It’s November 28th. There are only a few short days left in the month, and if you took on the impressive task of joining NaNoWriMo (National Novel Writing Month, an annual challenge to write a 50,000-word novel during the month of November), you’re probably starting to panic. You might still have a few thousand words left to finish, but sometimes writer’s block hits and you just don’t know what to do. Well, REBEAT is here to help! This week’s JUKEBOX contains songs based on literature and about writing to help you find your muse and reach your goal. So grab your pen, pull up your typewriter, or just bust out your iPad and prepare to be inspired.
1) “Paperback Writer,” The Beatles (1966)
The struggle is real. Many of us, at one point or another, have aspired to be a famous writer, our names plastered across bookshop shelves across the world. This fun Beatles ditty is about the desperation to be a published author. The narrator is even willing to give up any and all credit, change anything about the book, and fall prey to the whim of what the people want as long as it gets him published.
2) “The Ballad of Bilbo Baggins,” Leonard Nimoy (1967)
First of all, you’re welcome. Who would have ever thought that Spock would be so into Tolkien? In perhaps the first nerd-fandom crossover, Leonard Nemoy takes on the task of retelling The Hobbit, the story of the “bravest little hobbit of them all.” It’s such a silly song that you can’t help but smile when you hear it. This isn’t the only song on our playlist to touch on Tolkien’s work: we’ve also included “Misty Mountain Hop” by Led Zeppelin.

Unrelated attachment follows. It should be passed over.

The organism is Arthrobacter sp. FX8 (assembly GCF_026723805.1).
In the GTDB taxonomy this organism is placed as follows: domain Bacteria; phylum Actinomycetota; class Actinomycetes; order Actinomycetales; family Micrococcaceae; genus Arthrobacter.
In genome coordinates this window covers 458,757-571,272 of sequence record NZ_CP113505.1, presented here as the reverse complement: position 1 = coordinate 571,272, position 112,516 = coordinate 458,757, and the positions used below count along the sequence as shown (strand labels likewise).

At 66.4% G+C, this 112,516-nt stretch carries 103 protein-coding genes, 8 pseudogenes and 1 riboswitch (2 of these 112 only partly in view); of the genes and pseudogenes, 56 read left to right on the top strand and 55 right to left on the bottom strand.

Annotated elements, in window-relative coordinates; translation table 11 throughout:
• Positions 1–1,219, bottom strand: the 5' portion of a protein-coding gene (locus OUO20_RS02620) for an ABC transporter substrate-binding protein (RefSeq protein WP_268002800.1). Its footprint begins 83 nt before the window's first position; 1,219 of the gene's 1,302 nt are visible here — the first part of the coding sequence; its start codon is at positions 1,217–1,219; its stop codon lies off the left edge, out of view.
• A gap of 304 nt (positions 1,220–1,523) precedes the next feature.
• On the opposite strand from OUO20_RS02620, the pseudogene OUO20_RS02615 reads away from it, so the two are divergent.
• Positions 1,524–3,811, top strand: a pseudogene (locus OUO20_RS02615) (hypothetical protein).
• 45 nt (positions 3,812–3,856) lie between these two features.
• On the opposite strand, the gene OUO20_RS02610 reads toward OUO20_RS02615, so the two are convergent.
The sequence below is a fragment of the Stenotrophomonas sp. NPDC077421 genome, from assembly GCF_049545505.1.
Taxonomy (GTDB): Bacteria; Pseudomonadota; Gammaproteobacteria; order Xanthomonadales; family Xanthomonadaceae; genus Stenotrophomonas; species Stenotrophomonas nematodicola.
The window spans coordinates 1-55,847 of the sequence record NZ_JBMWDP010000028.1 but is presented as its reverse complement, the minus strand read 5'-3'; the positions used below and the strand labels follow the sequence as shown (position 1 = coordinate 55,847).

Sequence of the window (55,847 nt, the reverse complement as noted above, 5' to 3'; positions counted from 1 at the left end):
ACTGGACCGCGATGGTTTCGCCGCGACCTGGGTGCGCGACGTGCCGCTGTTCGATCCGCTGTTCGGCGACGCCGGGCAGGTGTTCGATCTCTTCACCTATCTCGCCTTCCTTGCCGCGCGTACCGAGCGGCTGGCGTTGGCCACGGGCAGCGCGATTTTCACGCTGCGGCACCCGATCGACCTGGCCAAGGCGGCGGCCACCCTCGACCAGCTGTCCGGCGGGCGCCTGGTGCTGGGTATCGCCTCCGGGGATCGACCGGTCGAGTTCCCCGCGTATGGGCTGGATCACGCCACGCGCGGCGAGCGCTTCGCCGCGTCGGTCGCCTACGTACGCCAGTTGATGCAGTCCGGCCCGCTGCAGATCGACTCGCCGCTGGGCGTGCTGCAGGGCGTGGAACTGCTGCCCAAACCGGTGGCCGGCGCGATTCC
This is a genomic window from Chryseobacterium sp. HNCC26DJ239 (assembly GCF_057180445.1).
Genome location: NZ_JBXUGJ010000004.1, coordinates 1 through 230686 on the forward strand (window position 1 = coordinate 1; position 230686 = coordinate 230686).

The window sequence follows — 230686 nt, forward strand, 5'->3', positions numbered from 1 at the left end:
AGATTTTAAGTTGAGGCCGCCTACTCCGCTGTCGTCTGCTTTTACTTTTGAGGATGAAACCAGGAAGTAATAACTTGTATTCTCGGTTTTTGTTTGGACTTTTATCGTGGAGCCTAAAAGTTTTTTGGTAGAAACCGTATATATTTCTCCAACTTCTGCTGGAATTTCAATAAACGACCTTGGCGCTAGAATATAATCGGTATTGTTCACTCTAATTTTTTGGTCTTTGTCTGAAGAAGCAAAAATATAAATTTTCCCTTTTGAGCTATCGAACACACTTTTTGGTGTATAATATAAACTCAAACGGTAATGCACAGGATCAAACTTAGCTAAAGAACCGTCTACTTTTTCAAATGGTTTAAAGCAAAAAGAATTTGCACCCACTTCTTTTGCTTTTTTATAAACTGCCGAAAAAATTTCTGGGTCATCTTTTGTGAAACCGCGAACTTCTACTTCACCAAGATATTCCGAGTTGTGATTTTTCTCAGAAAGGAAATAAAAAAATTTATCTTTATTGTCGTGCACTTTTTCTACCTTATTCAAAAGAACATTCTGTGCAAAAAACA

3) “White Rabbit,” Jefferson Airplane (1967)
We’re about to go meta with this track. Grace Slick sings this foreboding tale concerning the dangers of drug use during the height of the psychedelic Sixties. The song uses characters and images from Lewis Carroll’s Alice in Wonderland as a metaphor for drug use. Interestingly, the line, “Go ask Alice” became the title of a popular teen book in 1971 about a young girl’s plummet into the dark and seedy drug world.
4) “Wuthering Heights,” Kate Bush (1978)
Based on Emily Brontë’s classic novel of love and regret, Kate Bush takes on the perspective of the deceased Catherine (“it’s me, a-Cathy, I’ve come home”), who is so lovingly stalking her beloved Heathcliffe at night. Who doesn’t wish to forever haunt their lover from the great beyond?
Enjoy these 22 tracks while you rush to finish up your novel!